“Black holes ain’t as black as they are painted,” Stephen Hawking once said. “Things can get out of a black hole, both to the outside and, possibly, to another universe. So, if you feel you are in a black hole, don’t give up. There’s a way out.”
This advice feels especially relevant this week, as we deal with the emotions that have swirled around and through us as we learned more and more about the plight of some 2,400 children taken from their parents, would-be immigrants hoping for a better, safer life for themselves and their children. Sorrow, anger, despair, outrage, frustration… all of these and more have filled our hearts.
As I read this week’s Torah portion, I thought about the many emotions that Moses must have felt. Certainly frustration – once again, the Israelites were complaining, blaming him for everything that went wrong. And anger – so much anger that he snapped at the Israelite people before he struck a rock to produce water for them, even though God had told him to speak to the rock, not hit it. (To read the whole episode, see Numbers, chap. 20).
What happened to him? The people had been complaining ever since they left Egypt. This incident was no different; in fact, their complaint was nearly identical to their earlier grumblings.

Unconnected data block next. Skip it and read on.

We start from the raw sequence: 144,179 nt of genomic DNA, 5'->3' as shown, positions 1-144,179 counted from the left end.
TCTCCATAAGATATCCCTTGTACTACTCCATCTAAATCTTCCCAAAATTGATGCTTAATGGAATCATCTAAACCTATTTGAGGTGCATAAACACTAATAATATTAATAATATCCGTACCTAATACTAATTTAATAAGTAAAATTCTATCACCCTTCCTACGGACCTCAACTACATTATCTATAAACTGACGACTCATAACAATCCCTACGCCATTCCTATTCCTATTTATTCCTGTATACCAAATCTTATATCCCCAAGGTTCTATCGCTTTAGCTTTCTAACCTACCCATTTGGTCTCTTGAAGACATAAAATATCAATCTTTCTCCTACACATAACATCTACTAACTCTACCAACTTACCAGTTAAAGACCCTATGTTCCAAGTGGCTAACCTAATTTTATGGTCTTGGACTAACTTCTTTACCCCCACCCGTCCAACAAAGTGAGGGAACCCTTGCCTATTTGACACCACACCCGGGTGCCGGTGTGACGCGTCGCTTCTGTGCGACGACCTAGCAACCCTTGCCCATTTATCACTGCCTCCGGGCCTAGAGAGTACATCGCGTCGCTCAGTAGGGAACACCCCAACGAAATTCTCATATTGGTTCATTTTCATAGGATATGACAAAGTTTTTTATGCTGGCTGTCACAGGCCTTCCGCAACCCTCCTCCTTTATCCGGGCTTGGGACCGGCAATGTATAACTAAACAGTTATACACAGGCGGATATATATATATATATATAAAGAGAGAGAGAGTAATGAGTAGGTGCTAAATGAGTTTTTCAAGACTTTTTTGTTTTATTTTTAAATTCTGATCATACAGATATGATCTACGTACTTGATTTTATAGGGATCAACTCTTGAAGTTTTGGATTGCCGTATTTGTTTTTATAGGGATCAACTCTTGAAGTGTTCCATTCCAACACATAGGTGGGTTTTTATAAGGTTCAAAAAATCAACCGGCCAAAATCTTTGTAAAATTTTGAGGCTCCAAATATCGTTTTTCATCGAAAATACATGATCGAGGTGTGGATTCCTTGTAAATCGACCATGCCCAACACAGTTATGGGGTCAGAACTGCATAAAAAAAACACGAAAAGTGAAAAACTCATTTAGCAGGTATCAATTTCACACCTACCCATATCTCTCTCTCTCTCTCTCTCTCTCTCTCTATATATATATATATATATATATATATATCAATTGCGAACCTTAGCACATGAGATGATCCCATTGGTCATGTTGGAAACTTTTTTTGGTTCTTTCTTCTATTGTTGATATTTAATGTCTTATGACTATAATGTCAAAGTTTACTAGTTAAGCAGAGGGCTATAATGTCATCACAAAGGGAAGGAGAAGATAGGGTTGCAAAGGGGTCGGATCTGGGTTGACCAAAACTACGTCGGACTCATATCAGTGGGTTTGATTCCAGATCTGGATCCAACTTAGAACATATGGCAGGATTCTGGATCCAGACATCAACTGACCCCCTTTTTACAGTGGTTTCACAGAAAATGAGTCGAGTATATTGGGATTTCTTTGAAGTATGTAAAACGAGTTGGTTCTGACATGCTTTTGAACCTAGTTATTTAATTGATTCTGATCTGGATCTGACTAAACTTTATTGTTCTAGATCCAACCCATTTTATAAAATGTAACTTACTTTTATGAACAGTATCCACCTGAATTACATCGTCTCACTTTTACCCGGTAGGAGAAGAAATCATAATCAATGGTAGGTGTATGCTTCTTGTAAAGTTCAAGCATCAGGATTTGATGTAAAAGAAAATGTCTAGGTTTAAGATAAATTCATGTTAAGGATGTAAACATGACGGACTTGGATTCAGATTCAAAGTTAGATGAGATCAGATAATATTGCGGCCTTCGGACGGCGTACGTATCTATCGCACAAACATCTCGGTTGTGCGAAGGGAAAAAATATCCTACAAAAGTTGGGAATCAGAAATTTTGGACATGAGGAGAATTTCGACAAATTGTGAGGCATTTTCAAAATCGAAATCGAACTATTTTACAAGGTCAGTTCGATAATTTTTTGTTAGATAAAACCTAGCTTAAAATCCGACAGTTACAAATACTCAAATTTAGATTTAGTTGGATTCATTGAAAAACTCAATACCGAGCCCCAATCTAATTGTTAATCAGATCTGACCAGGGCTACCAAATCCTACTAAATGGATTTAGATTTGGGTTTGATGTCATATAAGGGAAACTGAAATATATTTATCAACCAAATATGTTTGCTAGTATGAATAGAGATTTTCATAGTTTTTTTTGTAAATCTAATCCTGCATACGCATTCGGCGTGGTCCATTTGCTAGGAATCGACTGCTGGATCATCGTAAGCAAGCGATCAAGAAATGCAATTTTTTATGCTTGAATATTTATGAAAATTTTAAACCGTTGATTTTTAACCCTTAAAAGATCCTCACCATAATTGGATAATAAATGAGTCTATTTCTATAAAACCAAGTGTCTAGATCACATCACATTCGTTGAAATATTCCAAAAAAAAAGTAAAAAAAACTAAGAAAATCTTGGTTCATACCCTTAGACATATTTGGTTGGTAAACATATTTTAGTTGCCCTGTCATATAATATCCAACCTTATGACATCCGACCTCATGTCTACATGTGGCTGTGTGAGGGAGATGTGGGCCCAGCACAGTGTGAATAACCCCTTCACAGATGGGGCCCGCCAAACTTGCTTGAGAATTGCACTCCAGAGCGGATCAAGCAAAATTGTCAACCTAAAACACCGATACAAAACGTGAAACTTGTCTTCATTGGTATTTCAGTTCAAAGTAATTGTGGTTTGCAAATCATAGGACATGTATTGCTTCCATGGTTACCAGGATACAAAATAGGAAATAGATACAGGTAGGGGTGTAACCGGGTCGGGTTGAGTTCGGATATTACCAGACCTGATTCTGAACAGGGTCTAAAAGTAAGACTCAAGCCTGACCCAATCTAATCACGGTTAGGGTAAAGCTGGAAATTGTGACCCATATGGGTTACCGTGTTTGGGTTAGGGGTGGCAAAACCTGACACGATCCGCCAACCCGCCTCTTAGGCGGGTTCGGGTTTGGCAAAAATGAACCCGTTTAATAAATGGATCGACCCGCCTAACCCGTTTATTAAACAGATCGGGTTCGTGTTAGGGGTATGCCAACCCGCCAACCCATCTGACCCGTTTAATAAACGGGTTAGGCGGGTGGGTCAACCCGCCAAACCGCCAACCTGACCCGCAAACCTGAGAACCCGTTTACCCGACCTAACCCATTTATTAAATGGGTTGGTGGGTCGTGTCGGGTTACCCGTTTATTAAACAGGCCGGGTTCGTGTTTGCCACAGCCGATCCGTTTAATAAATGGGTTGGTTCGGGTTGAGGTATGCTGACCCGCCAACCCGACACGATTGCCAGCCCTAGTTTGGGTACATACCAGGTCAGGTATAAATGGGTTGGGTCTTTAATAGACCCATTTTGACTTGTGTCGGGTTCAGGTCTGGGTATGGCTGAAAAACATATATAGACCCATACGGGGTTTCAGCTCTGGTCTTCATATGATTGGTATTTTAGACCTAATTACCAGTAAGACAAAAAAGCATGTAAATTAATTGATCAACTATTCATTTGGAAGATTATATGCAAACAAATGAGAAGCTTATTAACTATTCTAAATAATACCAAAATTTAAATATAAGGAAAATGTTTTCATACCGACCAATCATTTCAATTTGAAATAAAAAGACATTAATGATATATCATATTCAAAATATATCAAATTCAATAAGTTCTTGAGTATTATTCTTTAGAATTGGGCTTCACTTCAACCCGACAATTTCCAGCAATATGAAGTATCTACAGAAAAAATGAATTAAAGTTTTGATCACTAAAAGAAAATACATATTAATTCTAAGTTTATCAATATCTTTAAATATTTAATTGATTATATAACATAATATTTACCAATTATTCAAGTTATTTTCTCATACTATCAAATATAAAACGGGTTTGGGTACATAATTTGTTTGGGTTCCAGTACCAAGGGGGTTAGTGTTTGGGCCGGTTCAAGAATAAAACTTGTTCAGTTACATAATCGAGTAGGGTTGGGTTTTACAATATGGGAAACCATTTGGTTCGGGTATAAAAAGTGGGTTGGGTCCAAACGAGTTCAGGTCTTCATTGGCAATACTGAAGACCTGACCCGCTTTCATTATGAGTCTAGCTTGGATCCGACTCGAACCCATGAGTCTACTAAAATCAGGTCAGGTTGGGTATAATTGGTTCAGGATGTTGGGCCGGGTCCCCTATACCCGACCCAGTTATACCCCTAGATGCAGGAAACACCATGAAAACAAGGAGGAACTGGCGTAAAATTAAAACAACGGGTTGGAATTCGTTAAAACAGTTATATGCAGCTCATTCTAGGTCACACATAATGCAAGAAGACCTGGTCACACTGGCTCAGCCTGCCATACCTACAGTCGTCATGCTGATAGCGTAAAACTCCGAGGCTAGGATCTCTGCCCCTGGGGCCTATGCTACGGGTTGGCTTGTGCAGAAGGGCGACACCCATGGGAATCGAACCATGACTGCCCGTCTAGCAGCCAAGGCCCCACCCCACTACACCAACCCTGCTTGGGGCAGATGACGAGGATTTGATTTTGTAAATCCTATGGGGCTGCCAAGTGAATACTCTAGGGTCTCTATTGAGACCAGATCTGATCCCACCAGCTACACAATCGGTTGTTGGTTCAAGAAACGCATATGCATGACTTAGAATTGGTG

But one important thing had changed: Miriam had just died. Moses had lost his sister, one of the people he had relied upon for forty years in the desert, the woman who rescued him from certain death when he was an infant, found him a foster mother, danced in celebration with him at the edge of the Reed Sea.
And so, at this delicate point in the journey, forty years after leaving Egypt and at the verge of entering the Promised Land, I imagine that Moses found his heart filled with emotions; frustration, anger, sorrow. And for one brief moment, he lost his temper, shouted at the people, struck the rock.
Sorrow can do that to us.
But then there’s the next moment, when we have to pick ourselves up and get on with the day, with the work at hand. That’s what Moses did, and that’s what we as a nation have to do now. Because there is much more at stake than the lives of 2,400 children and their parents. The heart and soul of our nation is at stake.
Stephen Hawking was crippled by ALS, a disease that imprisoned him in a body that was virtually useless. And yet for decades he continued to use his mind, create important science, write books, experience joy. He found a way out of the black hole that had swallowed him. We can do the same.